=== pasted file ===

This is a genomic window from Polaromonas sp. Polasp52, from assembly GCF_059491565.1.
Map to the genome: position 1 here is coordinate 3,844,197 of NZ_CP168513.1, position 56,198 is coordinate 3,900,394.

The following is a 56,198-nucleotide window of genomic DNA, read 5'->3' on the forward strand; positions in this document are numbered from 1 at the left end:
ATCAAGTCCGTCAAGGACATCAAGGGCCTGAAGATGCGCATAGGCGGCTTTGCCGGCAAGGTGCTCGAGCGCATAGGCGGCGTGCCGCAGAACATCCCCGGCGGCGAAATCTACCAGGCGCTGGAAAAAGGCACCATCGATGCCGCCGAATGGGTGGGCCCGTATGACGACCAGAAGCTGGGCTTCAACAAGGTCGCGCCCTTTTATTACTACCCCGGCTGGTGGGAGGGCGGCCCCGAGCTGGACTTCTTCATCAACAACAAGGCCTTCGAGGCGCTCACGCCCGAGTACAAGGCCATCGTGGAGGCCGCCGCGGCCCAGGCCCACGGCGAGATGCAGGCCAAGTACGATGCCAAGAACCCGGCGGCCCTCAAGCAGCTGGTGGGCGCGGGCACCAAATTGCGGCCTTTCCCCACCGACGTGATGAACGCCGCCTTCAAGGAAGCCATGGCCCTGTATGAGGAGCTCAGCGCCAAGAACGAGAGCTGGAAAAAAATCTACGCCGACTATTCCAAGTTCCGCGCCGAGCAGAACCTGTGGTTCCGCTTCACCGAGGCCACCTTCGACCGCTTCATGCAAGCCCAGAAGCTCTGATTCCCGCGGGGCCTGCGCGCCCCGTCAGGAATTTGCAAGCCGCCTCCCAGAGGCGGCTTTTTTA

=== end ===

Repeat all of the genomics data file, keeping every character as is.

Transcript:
This is a genomic window from Polaromonas sp. Polasp52, from assembly GCF_059491565.1.
Map to the genome: position 1 here is coordinate 3,844,197 of NZ_CP168513.1, position 56,198 is coordinate 3,900,394.

The following is a 56,198-nucleotide window of genomic DNA, read 5'->3' on the forward strand; positions in this document are numbered from 1 at the left end:
ATCAAGTCCGTCAAGGACATCAAGGGCCTGAAGATGCGCATAGGCGGCTTTGCCGGCAAGGTGCTCGAGCGCATAGGCGGCGTGCCGCAGAACATCCCCGGCGGCGAAATCTACCAGGCGCTGGAAAAAGGCACCATCGATGCCGCCGAATGGGTGGGCCCGTATGACGACCAGAAGCTGGGCTTCAACAAGGTCGCGCCCTTTTATTACTACCCCGGCTGGTGGGAGGGCGGCCCCGAGCTGGACTTCTTCATCAACAACAAGGCCTTCGAGGCGCTCACGCCCGAGTACAAGGCCATCGTGGAGGCCGCCGCGGCCCAGGCCCACGGCGAGATGCAGGCCAAGTACGATGCCAAGAACCCGGCGGCCCTCAAGCAGCTGGTGGGCGCGGGCACCAAATTGCGGCCTTTCCCCACCGACGTGATGAACGCCGCCTTCAAGGAAGCCATGGCCCTGTATGAGGAGCTCAGCGCCAAGAACGAGAGCTGGAAAAAAATCTACGCCGACTATTCCAAGTTCCGCGCCGAGCAGAACCTGTGGTTCCGCTTCACCGAGGCCACCTTCGACCGCTTCATGCAAGCCCAGAAGCTCTGATTCCCGCGGGGCCTGCGCGCCCCGTCAGGAATTTGCAAGCCGCCTCCCAGAGGCGGCTTTTTTA